Retiring Trustee

Dear All

I should be grateful for some guidance.

I have a trustee who is also in the class of beneficiaries of a Discretionary Trust (DT).

The trustee has been diagnosed with early onset dementia however I have been informed that on a “good day” he will be able to acknowledge that he is retiring as trustee of the trust.

I am unsure, having looked at Section 36(9) Trustee Act 1925, (as he is in the class of beneficiaries of DT) whether I need to apply to the Court of Protection for permission for him to retire?

Does being in the class of beneficiaries of a DT mean the trustee has “some beneficial interest in the trust property” as stated in S36(9).

Thank you

If the trustee is retiring voluntarily, as seems to be suggested, they are not being removed under s.36(1) and s.36(9) is not therefore engaged.

In any event, as a member of a class of discretionary beneficiaries they do not have a sufficient interest in the trust fund for s.36(9) to be engaged.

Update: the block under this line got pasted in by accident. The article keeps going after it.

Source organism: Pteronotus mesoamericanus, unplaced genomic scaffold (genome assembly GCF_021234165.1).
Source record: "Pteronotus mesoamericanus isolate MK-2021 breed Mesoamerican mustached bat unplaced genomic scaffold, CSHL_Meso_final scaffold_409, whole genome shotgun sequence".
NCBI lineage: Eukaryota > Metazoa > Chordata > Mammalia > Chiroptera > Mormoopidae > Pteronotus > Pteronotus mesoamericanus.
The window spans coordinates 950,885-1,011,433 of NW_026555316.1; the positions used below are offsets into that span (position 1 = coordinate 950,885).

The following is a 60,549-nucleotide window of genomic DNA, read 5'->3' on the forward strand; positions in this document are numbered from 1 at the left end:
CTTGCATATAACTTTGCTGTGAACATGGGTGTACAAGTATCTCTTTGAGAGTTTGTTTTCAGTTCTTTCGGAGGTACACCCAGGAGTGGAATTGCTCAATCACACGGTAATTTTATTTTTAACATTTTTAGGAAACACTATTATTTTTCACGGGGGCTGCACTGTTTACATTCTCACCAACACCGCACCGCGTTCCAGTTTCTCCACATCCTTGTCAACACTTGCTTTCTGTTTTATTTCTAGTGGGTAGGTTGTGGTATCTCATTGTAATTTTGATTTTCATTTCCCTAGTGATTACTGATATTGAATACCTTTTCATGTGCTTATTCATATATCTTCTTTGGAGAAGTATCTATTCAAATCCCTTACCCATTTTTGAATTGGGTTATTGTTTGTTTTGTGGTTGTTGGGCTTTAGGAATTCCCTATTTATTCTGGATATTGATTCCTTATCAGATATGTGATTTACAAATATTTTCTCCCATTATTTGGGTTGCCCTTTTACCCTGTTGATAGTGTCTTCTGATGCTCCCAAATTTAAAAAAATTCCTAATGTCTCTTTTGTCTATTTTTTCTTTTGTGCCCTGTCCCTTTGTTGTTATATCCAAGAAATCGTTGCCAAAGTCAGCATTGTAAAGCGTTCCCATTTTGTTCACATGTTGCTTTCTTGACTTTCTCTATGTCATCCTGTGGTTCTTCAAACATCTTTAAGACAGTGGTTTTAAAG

The important factor is whether their retirement will leave in place 2 trustees or a trust corporation (s.39 Trustee Act 1925). If it does, then so long as they execute the deed of retirement on a “good day” all should be well.

However, if s.39 would not be complied with on their retirement, unless there is someone other than the trustees with power to appoint a replacement trustee they will need to be party to the appointment of their replacement. Whilst they might have capacity to retire, would they have capacity to appoint their replacement, mindful of the issues that would entail?

Paul Saunders FCIB TEP

Independent Trust Consultant

Providing support and advice to fellow professionals

Thank you so much for this Paul, much appreciated.

Current trustees are Husband (who has early onset dementia) and Wife (who has capacity).

Proposed plan is to retire husband and in replacement, appoint their two daughters.

Kind regards

Is it appropriate to appoint the daughters?

Unless there is provision in the trust instrument enabling trustees to act to befit themselves, the appointment of the daughters as trustees would exclude them from benefit.

Even if the STEP Provisions apply, an Independent Trustee would also need to be appointed if there is any intention for either daughter to benefit from the trust.

Paul Saunders FCIB TEP

Independent Trust Consultant

Providing support and advice to fellow professionals